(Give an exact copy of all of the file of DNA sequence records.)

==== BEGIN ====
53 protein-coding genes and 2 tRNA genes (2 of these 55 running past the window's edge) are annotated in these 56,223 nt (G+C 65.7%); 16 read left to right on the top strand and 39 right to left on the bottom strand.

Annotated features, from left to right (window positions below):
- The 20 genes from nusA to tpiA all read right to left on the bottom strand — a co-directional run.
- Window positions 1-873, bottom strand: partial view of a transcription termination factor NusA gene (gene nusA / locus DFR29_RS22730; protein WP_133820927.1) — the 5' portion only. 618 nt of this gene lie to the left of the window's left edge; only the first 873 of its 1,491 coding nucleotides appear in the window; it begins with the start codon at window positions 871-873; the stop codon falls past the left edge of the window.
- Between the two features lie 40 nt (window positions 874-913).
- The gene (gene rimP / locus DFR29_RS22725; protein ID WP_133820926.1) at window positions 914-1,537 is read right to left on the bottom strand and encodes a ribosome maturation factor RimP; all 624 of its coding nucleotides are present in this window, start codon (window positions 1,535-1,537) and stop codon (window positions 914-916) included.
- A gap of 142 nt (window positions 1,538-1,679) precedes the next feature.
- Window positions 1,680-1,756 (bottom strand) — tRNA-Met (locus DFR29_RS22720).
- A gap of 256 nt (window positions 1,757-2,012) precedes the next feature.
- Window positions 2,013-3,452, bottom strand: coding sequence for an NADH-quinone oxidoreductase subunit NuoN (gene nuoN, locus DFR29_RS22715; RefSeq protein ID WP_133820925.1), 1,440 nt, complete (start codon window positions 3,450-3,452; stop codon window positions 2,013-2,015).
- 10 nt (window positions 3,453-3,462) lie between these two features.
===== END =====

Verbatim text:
53 protein-coding genes and 2 tRNA genes (2 of these 55 running past the window's edge) are annotated in these 56,223 nt (G+C 65.7%); 16 read left to right on the top strand and 39 right to left on the bottom strand.

Annotated features, from left to right (window positions below):
- The 20 genes from nusA to tpiA all read right to left on the bottom strand — a co-directional run.
- Window positions 1-873, bottom strand: partial view of a transcription termination factor NusA gene (gene nusA / locus DFR29_RS22730; protein WP_133820927.1) — the 5' portion only. 618 nt of this gene lie to the left of the window's left edge; only the first 873 of its 1,491 coding nucleotides appear in the window; it begins with the start codon at window positions 871-873; the stop codon falls past the left edge of the window.
- Between the two features lie 40 nt (window positions 874-913).
- The gene (gene rimP / locus DFR29_RS22725; protein ID WP_133820926.1) at window positions 914-1,537 is read right to left on the bottom strand and encodes a ribosome maturation factor RimP; all 624 of its coding nucleotides are present in this window, start codon (window positions 1,535-1,537) and stop codon (window positions 914-916) included.
- A gap of 142 nt (window positions 1,538-1,679) precedes the next feature.
- Window positions 1,680-1,756 (bottom strand) — tRNA-Met (locus DFR29_RS22720).
- A gap of 256 nt (window positions 1,757-2,012) precedes the next feature.
- Window positions 2,013-3,452, bottom strand: coding sequence for an NADH-quinone oxidoreductase subunit NuoN (gene nuoN, locus DFR29_RS22715; RefSeq protein ID WP_133820925.1), 1,440 nt, complete (start codon window positions 3,450-3,452; stop codon window positions 2,013-2,015).
- 10 nt (window positions 3,453-3,462) lie between these two features.